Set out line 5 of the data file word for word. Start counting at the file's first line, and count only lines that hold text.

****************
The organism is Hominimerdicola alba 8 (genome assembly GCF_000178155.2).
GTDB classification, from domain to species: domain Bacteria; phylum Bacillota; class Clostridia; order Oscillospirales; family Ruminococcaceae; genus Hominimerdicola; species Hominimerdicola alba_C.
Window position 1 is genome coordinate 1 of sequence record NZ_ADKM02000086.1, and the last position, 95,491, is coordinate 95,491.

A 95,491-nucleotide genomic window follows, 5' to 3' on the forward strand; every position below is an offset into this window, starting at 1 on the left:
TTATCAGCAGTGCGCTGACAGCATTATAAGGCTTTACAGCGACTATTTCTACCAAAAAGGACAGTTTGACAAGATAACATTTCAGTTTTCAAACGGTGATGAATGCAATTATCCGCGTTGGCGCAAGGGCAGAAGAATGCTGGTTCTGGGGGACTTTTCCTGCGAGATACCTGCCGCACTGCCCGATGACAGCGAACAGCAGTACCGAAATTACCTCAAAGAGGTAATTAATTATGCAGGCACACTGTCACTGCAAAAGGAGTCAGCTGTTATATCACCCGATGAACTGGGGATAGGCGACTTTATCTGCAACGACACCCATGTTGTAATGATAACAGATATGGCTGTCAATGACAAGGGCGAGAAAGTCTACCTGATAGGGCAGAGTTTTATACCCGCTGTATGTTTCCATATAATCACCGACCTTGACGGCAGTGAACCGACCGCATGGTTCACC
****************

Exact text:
TTATCAGCAGTGCGCTGACAGCATTATAAGGCTTTACAGCGACTATTTCTACCAAAAAGGACAGTTTGACAAGATAACATTTCAGTTTTCAAACGGTGATGAATGCAATTATCCGCGTTGGCGCAAGGGCAGAAGAATGCTGGTTCTGGGGGACTTTTCCTGCGAGATACCTGCCGCACTGCCCGATGACAGCGAACAGCAGTACCGAAATTACCTCAAAGAGGTAATTAATTATGCAGGCACACTGTCACTGCAAAAGGAGTCAGCTGTTATATCACCCGATGAACTGGGGATAGGCGACTTTATCTGCAACGACACCCATGTTGTAATGATAACAGATATGGCTGTCAATGACAAGGGCGAGAAAGTCTACCTGATAGGGCAGAGTTTTATACCCGCTGTATGTTTCCATATAATCACCGACCTTGACGGCAGTGAACCGACCGCATGGTTCACC